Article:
2. Continue to increase avoided costs in utility energy applications which has totaled $14 M since FY03

Baseline

FY03

Objective 4.E.3

3. Identify and pursue new energy conservation and efficiency applications for the 2030 District.

Baseline

FY03

Objective 4.E.4

Successfully implement zero waste events such as home football games Create awareness and understanding of waste minimization and composting best practices through resources such as GVL, banners in Kirkhof Center, student affairs, student senate and web ads. Obtain volunteers to help make the challenge a success and use this as a teaching tool to show student volunteers first hand the struggles we have with waste minimization. Goal - reduce waste by 1-2% per year, reach 82% waste diversion rate within the next 5 years.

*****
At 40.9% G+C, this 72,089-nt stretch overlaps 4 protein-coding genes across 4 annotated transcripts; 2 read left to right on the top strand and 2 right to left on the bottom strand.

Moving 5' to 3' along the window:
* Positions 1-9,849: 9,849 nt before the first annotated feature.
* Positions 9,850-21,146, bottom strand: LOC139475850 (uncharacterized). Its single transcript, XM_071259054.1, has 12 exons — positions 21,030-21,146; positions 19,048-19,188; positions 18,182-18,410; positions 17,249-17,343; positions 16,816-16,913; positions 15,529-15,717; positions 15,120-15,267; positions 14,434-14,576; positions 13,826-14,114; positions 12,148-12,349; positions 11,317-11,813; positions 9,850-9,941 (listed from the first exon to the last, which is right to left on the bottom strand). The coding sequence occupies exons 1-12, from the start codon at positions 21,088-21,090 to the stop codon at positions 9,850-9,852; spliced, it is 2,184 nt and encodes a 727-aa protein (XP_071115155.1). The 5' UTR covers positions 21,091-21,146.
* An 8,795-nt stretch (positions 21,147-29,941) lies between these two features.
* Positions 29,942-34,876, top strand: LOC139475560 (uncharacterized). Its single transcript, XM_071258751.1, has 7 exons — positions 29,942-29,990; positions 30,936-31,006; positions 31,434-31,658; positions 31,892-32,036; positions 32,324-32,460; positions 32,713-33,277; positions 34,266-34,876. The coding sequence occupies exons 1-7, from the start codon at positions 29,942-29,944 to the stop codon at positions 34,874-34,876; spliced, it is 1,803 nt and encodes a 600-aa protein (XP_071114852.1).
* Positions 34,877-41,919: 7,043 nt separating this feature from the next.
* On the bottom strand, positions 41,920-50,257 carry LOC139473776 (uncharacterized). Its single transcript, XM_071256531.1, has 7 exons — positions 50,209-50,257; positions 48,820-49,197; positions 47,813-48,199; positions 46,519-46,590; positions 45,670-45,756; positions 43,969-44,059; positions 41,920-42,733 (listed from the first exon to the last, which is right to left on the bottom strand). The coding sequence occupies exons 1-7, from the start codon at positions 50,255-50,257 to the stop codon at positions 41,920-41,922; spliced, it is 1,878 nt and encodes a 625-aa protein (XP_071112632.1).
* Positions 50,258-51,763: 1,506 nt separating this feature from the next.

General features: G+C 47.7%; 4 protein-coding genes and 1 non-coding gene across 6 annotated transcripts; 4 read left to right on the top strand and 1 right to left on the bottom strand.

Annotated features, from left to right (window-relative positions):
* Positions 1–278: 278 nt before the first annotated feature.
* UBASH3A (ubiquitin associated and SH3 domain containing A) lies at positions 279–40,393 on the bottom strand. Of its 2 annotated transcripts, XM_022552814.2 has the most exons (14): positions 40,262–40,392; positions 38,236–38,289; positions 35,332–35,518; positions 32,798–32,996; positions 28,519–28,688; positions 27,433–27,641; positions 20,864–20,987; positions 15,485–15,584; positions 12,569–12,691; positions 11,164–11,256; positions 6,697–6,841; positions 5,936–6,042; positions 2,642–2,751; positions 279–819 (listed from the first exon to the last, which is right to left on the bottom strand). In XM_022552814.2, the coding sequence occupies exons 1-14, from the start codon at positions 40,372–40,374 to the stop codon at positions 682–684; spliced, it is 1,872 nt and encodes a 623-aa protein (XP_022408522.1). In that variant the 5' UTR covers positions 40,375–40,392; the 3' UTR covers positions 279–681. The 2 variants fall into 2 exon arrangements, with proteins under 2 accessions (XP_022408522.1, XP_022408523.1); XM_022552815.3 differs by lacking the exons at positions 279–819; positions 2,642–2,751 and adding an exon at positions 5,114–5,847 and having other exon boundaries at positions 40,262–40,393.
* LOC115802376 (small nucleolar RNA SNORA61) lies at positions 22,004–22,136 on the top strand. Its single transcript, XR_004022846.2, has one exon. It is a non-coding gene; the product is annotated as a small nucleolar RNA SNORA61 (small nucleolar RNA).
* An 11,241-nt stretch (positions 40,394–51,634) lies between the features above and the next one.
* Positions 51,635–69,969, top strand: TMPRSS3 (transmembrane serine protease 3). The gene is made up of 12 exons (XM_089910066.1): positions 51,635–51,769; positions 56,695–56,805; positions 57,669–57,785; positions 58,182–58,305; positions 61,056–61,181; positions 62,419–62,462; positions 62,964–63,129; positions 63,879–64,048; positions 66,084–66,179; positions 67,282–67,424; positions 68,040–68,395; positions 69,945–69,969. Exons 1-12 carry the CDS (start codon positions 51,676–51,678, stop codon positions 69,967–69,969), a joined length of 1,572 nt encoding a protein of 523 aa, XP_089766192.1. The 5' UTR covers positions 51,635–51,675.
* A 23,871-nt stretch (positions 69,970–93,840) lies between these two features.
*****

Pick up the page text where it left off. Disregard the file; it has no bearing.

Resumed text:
Baseline

Currently working on securing volunteers/groups to monitor 2016 Game Day Challenge Zero Waste football games. 2015 results - 76% waste diversion, GVSU was #6 in conference diversion rate, #3 in composting and #8 in recycling

Objective 4.E.5

Maintain or improve annual Recyclemania national competition among colleges and universities 2016 Recyclemania results - Grand champion category - rank 47; waste minimization - rank 55; composting - rank 15

Baseline

2016 Recyclemania results - Grand champion category - rank 47; waste minimization - rank 55; composting - rank 15

Objective 4.E.6

Successfully implement new cigarette butt recycling program

Baseline

Since no cigarette butt recycling program exists currently, we will need to generate student and staff awareness about the program, what benefits will come from recycling cigarette butts and how it will be done. Use custodial and grounds department staff to help monitor and gather butts, use Lanthorn, Housing, flyers, tabling to get information out to students about this new program. Each cigarette waste container will be labeled with recycle stickers. Also since this is new, would like to start, as a goal, 100 lbs of butts collected the first year and keep increasing each year

Back to list